“Blame me, don’t blame them”, said Jonathan Richman about a third of the way into his close to two-hour set last night, “I did it.” Sweat was beginning to prickle the crowd, and the rare funk of grown-ups could no longer be ignored. Jonathan enthusiastically confessed that he’d had the air conditioning turned off in the name of ambiance, something that means a lot to him. “I got a plan when it gets too hot, though, I got a secret plan.” Immediately playing an extended version (with reprise!) of the eternal party starter “I Was Dancing in The Lesbian Bar” did not seem like that good of a plan.
There are various reassuring constants to a Jonathan Richman set. Jonathan will walk to the front of the stage and sing and play guitar unamplified at various junctures. The expressionless Tommy Larkins will hold the line on the skins and the crowd will sing the words. Jonathan will dance extensively, a palette of moves that includes the neck roll, the knee drop, the guitar twirl, the hip swivel, the hair primp, the hand on heart, the en garde, and the graduation photo. He will show no regard for the structure or lyrics of his songs, no matter how sacred. “Girlfriend,” at this point a foundational piece of American rock, ended last night with a cavalier and not massively purposeful note-to-self riff about icicles on a park bench. The sweet recent “Her Mystery Not of High Heels and Eye Shadow” detoured into ancient downtown memories, and it took two dance breaks and a drum solo (“Let’s see what Tommy’s up to right now”) for him to properly describe the exact effect of Chinese lettering in fading red enamel paint over white tile left over from the early ’60s on Canal Street. By the time he did a William F. Buckley impression, plopped into a new tune about the accent he affected as a teenager, he had the crowd in his pocket.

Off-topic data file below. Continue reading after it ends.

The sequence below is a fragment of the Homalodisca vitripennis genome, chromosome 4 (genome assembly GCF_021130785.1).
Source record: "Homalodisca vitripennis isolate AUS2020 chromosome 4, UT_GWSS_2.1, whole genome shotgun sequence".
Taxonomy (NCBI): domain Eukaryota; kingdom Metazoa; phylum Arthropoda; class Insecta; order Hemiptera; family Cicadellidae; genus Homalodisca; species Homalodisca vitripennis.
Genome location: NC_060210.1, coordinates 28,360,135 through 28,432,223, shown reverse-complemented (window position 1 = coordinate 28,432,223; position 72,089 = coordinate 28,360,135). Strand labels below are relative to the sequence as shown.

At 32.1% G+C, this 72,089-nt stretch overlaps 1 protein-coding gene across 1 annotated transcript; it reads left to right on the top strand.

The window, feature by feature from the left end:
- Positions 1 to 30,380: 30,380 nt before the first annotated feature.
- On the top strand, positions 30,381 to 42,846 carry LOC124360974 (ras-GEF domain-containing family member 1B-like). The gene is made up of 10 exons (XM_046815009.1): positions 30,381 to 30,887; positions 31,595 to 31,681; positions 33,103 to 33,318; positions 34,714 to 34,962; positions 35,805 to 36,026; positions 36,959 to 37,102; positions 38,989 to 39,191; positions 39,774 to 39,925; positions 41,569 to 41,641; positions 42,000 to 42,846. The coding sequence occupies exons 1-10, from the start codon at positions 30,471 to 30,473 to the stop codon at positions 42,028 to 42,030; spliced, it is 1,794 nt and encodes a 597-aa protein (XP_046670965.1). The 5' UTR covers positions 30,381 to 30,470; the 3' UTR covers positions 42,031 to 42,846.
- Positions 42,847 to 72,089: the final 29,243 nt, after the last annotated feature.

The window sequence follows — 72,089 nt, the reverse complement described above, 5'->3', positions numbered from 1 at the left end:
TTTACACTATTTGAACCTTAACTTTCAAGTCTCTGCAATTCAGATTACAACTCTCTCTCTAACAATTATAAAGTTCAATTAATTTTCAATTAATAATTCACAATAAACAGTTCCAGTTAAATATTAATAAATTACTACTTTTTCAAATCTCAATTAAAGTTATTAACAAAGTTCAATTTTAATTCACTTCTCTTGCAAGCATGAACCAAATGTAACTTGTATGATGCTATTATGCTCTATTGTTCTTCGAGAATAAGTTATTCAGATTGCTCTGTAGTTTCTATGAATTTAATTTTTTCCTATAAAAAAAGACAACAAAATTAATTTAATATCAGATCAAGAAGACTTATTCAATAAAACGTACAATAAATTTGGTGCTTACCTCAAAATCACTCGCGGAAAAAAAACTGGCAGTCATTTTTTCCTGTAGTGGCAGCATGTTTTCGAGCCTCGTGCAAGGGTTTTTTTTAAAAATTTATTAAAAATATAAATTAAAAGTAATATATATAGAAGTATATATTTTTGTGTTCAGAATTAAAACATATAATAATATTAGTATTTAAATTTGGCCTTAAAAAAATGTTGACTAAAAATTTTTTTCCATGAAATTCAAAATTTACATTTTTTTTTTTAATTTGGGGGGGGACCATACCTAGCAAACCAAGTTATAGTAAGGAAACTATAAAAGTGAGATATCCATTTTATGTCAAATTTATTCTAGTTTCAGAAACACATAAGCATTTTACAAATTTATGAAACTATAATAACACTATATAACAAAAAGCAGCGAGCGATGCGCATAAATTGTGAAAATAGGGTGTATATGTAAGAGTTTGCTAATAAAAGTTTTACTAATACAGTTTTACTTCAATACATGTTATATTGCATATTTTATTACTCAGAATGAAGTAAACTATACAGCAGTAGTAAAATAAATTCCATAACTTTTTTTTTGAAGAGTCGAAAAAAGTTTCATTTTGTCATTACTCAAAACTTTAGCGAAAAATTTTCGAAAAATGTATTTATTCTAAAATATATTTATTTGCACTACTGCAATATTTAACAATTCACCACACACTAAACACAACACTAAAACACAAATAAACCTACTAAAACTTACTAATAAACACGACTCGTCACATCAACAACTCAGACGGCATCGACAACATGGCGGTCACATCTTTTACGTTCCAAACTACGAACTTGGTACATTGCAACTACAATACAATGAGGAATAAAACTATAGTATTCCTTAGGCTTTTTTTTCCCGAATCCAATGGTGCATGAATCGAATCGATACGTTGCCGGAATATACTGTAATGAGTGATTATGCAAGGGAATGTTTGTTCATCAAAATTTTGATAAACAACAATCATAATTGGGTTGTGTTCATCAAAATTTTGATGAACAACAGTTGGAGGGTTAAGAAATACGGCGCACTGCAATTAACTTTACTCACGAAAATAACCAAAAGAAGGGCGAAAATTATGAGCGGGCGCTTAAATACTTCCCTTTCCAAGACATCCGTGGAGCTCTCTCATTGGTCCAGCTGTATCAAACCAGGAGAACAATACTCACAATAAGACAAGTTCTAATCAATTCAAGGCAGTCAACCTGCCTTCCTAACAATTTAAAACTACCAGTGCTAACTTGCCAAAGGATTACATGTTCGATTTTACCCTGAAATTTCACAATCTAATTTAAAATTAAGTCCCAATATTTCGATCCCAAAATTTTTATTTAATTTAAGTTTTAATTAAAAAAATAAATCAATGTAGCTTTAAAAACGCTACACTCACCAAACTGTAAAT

It turned out that Jonathan’s secret plan to trump the lack of air conditioning was to just, er, turn on the air conditioning for a little bit. The perfect temperature materialized during “When We Refuse To Suffer,” a fiercely didactic, almost crotchety tune from his last record about accepting the difficult and unpleasant things in life. The lesson in fake air ended with the song and we were back to sweating like crazy and a tune about a great chick and the virtues of Henri Matisse, all sung in French. Jonathan plays his game loose like no one else, so much so that it can feel like not much is at stake. Then he’ll hit a mark that changes your entire perception of the world for a moment. “This one, for me… I felt the lack of a plan”, he said, reflecting on the show after the third encore. Yeah right.